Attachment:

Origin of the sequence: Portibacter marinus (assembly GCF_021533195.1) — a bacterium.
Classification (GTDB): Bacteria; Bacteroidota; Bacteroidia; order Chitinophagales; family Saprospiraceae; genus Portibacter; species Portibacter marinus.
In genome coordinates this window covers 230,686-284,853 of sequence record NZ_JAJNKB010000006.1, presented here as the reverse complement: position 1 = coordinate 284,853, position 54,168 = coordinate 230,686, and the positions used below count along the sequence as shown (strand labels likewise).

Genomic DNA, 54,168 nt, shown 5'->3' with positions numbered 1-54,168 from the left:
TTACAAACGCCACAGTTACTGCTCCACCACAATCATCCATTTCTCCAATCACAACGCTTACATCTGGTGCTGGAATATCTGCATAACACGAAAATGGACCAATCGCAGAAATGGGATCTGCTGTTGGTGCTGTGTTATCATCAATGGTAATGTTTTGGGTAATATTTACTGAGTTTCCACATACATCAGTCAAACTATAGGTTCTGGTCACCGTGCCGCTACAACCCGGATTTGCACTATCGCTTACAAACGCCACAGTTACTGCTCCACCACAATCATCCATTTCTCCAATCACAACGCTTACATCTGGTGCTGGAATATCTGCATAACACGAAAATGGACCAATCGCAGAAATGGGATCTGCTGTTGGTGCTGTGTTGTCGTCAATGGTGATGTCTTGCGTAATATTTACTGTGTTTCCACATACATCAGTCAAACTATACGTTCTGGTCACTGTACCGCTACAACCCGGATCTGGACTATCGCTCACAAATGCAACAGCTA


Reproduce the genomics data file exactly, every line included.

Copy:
Origin of the sequence: Portibacter marinus (assembly GCF_021533195.1) — a bacterium.
Classification (GTDB): Bacteria; Bacteroidota; Bacteroidia; order Chitinophagales; family Saprospiraceae; genus Portibacter; species Portibacter marinus.
In genome coordinates this window covers 230,686-284,853 of sequence record NZ_JAJNKB010000006.1, presented here as the reverse complement: position 1 = coordinate 284,853, position 54,168 = coordinate 230,686, and the positions used below count along the sequence as shown (strand labels likewise).

Genomic DNA, 54,168 nt, shown 5'->3' with positions numbered 1-54,168 from the left:
TTACAAACGCCACAGTTACTGCTCCACCACAATCATCCATTTCTCCAATCACAACGCTTACATCTGGTGCTGGAATATCTGCATAACACGAAAATGGACCAATCGCAGAAATGGGATCTGCTGTTGGTGCTGTGTTATCATCAATGGTAATGTTTTGGGTAATATTTACTGAGTTTCCACATACATCAGTCAAACTATAGGTTCTGGTCACCGTGCCGCTACAACCCGGATTTGCACTATCGCTTACAAACGCCACAGTTACTGCTCCACCACAATCATCCATTTCTCCAATCACAACGCTTACATCTGGTGCTGGAATATCTGCATAACACGAAAATGGACCAATCGCAGAAATGGGATCTGCTGTTGGTGCTGTGTTGTCGTCAATGGTGATGTCTTGCGTAATATTTACTGTGTTTCCACATACATCAGTCAAACTATACGTTCTGGTCACTGTACCGCTACAACCCGGATCTGGACTATCGCTCACAAATGCAACAGCTA